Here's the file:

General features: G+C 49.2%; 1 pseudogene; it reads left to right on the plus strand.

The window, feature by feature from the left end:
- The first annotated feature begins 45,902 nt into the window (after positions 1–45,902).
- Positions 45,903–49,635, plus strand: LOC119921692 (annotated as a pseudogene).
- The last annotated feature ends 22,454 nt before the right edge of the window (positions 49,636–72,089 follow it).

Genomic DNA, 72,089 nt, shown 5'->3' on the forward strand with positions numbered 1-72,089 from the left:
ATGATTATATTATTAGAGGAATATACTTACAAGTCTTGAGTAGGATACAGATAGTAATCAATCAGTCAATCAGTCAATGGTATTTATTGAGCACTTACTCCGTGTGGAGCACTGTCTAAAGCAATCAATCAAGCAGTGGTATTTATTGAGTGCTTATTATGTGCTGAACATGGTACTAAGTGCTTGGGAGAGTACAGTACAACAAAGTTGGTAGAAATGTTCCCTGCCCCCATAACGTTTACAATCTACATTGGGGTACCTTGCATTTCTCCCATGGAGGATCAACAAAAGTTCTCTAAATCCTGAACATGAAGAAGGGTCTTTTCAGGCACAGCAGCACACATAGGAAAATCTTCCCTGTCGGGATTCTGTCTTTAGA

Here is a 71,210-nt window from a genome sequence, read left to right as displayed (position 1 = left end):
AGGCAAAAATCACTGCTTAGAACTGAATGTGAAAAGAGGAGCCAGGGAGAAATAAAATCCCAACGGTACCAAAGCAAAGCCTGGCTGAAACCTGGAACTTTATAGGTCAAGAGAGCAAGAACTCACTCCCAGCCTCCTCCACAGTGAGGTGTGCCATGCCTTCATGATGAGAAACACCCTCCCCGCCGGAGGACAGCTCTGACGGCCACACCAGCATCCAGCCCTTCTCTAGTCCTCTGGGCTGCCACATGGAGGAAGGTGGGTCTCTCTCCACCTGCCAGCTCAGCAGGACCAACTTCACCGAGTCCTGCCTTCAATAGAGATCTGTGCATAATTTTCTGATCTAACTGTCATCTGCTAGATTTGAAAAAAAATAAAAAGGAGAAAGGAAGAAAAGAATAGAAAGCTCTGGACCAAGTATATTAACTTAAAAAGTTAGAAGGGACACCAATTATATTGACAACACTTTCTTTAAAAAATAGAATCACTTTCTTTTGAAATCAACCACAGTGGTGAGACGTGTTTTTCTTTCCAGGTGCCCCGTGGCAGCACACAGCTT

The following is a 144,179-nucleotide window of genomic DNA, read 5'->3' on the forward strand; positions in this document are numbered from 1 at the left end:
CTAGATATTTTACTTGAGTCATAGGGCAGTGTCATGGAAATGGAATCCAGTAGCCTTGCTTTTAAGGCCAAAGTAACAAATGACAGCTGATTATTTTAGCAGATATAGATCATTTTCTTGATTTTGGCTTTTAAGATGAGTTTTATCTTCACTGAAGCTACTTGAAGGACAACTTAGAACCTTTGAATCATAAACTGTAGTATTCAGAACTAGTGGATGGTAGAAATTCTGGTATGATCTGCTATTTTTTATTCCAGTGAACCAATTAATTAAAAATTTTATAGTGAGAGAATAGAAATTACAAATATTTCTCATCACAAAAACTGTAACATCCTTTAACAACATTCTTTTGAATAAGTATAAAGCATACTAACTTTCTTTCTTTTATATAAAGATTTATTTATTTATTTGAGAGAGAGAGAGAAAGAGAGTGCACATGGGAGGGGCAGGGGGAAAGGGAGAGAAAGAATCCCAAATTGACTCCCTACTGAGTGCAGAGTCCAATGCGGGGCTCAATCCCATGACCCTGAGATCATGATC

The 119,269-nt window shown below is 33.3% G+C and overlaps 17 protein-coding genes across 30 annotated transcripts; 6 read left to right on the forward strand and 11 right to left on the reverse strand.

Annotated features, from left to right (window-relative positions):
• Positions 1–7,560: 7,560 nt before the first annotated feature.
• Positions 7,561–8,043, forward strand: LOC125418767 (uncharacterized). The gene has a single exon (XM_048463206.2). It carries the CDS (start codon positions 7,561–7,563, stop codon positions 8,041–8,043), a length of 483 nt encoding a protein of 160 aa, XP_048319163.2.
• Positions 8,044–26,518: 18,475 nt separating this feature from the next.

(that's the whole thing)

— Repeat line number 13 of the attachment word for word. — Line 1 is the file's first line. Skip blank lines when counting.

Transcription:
Annotated features, from left to right (window-relative positions):